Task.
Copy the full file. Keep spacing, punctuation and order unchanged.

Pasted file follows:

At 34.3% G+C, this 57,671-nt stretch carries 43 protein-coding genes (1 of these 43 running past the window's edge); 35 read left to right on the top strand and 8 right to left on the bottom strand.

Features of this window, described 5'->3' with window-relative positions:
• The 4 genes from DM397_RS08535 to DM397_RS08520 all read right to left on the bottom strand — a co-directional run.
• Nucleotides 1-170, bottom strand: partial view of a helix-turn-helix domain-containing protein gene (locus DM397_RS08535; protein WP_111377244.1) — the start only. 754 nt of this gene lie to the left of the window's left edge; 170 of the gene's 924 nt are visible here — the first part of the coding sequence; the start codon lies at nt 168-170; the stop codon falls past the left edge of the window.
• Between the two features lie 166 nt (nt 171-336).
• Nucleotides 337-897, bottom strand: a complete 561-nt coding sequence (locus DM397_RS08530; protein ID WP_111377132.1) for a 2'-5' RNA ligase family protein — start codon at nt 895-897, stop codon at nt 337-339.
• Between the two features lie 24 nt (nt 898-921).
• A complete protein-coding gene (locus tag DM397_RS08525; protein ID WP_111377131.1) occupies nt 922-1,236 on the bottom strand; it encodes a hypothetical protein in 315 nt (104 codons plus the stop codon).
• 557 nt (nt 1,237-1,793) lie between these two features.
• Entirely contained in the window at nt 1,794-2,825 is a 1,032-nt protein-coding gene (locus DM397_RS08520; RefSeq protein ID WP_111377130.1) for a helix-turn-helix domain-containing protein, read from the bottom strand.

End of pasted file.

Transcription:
At 34.3% G+C, this 57,671-nt stretch carries 43 protein-coding genes (1 of these 43 running past the window's edge); 35 read left to right on the top strand and 8 right to left on the bottom strand.

Features of this window, described 5'->3' with window-relative positions:
• The 4 genes from DM397_RS08535 to DM397_RS08520 all read right to left on the bottom strand — a co-directional run.
• Nucleotides 1-170, bottom strand: partial view of a helix-turn-helix domain-containing protein gene (locus DM397_RS08535; protein WP_111377244.1) — the start only. 754 nt of this gene lie to the left of the window's left edge; 170 of the gene's 924 nt are visible here — the first part of the coding sequence; the start codon lies at nt 168-170; the stop codon falls past the left edge of the window.
• Between the two features lie 166 nt (nt 171-336).
• Nucleotides 337-897, bottom strand: a complete 561-nt coding sequence (locus DM397_RS08530; protein ID WP_111377132.1) for a 2'-5' RNA ligase family protein — start codon at nt 895-897, stop codon at nt 337-339.
• Between the two features lie 24 nt (nt 898-921).
• A complete protein-coding gene (locus tag DM397_RS08525; protein ID WP_111377131.1) occupies nt 922-1,236 on the bottom strand; it encodes a hypothetical protein in 315 nt (104 codons plus the stop codon).
• 557 nt (nt 1,237-1,793) lie between these two features.
• Entirely contained in the window at nt 1,794-2,825 is a 1,032-nt protein-coding gene (locus DM397_RS08520; RefSeq protein ID WP_111377130.1) for a helix-turn-helix domain-containing protein, read from the bottom strand.